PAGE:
So, someone asked me the other day if I'd always wanted to write a book. And the answer is no, I never really wanted to write a book, but I always wanted to write. I'd write anything. When I was little, we moved around a lot, so I wrote letters to everyone I knew from previous places we’d lived, then when I ran out of people I knew (ie, pretty fast) I researched the family tree and wrote to second cousins and great-aunts and uncles. I wrote to Harold from Neighbours (my sister wrote to Gran. We were odd kids). I even wrote to the Queen. Eight times, in fact. (My mother stole one – sorry, ‘saved’ one of the letters to the Queen and read it out at my 21st. It began “Dear HRH”.)
Writing paper was my heroin. I constantly begged my parents to buy my next fix and sometimes ended up writing on that weird 80s printing paper with the perforated holes at the sides. As well as letters, I wrote cartoons and little stories and a newspaper for the dogs of the neighbourhood. (When I ran out of dog news I filled up the lines with woofwoofwoof – the lorum ipsum of the canine world.)
Eventually I went to boarding school, which was filled with composing long unhappy letters that I will never reread, and then to university, where I was far too busy having a very very good time to ever write everything. Even the essays I was supposed to be writing. (Creatively, university was my fallow period.)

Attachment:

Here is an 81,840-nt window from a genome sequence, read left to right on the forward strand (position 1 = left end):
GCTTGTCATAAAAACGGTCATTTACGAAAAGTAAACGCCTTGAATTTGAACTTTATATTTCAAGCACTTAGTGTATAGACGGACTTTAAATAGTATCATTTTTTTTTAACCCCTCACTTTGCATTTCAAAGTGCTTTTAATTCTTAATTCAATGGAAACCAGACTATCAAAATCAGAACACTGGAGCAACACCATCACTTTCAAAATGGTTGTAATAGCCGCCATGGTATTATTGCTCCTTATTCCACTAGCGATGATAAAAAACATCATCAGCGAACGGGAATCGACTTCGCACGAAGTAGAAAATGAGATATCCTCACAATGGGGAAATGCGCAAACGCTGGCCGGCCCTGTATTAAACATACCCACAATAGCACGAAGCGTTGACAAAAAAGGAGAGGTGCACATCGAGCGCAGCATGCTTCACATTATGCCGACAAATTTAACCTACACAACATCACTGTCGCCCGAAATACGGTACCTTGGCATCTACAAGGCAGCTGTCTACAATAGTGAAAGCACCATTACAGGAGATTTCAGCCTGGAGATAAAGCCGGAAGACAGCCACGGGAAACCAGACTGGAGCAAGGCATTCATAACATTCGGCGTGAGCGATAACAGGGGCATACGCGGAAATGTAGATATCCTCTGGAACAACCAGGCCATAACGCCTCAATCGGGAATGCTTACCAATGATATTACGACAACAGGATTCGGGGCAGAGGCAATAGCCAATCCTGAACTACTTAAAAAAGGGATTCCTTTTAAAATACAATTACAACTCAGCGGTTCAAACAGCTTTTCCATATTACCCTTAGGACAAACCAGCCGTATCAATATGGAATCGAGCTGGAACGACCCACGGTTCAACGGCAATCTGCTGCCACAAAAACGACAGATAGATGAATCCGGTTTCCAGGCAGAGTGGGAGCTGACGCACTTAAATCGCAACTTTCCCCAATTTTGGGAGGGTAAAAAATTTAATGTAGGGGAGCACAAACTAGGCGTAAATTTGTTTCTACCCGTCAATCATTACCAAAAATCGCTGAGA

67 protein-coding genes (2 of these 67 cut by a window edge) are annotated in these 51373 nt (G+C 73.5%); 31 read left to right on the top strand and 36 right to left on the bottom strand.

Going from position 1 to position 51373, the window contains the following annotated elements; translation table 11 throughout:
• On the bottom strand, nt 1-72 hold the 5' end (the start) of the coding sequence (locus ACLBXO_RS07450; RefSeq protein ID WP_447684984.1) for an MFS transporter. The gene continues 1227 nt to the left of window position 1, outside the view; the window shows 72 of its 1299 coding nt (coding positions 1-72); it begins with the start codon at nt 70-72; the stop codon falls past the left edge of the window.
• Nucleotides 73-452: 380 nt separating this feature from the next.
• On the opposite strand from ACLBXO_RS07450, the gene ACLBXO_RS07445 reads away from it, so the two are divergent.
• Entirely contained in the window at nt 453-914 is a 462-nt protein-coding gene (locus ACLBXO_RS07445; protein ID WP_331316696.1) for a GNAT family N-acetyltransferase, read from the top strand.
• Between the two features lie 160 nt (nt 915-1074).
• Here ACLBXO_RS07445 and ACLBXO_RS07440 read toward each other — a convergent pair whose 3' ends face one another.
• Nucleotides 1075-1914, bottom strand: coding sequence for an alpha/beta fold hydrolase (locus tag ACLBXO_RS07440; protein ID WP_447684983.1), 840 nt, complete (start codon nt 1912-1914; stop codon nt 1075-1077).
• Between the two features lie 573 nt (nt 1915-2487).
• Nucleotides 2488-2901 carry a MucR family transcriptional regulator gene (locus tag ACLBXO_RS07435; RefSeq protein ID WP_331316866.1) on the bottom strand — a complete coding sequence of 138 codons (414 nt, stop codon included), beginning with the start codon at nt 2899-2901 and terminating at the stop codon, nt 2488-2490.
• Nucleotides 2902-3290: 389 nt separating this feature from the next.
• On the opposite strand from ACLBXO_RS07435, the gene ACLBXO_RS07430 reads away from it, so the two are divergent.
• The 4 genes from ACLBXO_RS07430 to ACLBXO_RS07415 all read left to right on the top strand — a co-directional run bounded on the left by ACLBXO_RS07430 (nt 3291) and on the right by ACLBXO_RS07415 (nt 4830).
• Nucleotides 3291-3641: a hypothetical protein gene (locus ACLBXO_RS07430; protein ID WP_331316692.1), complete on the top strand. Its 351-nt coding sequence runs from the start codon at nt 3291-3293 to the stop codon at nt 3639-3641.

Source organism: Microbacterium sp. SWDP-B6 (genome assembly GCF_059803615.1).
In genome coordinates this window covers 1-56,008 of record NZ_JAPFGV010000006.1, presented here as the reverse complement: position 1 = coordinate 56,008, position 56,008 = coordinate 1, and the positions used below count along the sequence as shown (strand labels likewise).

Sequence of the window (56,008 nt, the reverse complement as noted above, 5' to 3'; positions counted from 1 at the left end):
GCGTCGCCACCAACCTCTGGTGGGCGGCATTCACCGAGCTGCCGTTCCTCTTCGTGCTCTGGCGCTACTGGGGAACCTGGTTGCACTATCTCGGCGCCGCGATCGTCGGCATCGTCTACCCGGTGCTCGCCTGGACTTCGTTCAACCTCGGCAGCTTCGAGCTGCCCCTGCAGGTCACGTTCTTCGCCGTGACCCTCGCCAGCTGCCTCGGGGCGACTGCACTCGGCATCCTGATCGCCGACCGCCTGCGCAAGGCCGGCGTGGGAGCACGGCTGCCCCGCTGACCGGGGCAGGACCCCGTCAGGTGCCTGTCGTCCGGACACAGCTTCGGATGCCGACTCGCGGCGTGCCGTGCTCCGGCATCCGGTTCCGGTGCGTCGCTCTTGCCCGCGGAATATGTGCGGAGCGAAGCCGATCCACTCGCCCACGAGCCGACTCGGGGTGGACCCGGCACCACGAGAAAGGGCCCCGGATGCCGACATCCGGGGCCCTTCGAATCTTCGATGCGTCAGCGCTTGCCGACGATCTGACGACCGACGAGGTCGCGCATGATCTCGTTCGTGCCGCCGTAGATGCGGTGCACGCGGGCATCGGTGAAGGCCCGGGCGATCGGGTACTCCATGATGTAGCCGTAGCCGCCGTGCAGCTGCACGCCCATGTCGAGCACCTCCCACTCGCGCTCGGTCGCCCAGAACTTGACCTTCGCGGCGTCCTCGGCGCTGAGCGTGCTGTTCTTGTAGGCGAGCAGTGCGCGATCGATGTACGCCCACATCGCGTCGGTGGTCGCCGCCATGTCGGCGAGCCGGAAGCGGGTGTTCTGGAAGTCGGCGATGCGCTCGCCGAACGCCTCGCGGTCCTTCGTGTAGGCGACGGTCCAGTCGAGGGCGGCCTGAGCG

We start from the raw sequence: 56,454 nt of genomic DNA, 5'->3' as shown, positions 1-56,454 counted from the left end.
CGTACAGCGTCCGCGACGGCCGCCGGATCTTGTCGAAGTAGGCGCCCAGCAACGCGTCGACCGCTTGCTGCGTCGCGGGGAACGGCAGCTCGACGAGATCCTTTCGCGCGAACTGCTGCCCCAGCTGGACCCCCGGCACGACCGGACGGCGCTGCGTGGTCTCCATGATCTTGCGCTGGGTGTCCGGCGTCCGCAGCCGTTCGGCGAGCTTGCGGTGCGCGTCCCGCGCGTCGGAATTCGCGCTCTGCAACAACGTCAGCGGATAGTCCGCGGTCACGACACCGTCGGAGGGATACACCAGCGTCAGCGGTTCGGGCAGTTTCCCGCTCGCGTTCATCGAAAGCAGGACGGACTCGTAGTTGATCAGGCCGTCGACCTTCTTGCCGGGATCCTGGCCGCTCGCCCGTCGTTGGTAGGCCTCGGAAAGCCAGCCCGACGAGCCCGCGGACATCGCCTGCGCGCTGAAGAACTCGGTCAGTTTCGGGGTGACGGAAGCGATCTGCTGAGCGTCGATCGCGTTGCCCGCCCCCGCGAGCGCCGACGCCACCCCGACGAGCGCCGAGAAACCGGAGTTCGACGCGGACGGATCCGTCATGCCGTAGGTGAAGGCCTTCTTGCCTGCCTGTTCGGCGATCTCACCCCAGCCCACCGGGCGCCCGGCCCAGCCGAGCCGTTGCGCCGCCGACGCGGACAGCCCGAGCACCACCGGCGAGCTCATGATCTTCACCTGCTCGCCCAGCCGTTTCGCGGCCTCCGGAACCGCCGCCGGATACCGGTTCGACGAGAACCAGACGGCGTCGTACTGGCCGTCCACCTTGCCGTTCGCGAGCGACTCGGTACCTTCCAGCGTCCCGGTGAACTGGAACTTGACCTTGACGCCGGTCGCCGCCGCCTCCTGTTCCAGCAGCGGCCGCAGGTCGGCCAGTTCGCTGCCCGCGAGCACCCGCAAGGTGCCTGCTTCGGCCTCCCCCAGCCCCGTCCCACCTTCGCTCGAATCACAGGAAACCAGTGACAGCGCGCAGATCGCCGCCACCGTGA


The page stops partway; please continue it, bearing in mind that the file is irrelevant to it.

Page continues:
After university I fluked a job as a copywriter (you can't do much with a Bachelor of Arts; I think that when someone asked what I could do I paused for a long time and said 'spell'). As a copywriter, words were my bitch and I was their daddy. I didn't really care if no one read what I'd written, or if the client changed every line. I was pretty damn happy to get paid to write. Even better was the discovery of the endless email discussion. I don’t know how people passed the time in their first jobs before email, but I'll bet it involved sniffing White-Out and making friendship bands out of typewriter tape. Ie, desperately boring.
Then at some point I started wondering if I could write a book. And then I did. More about that another time.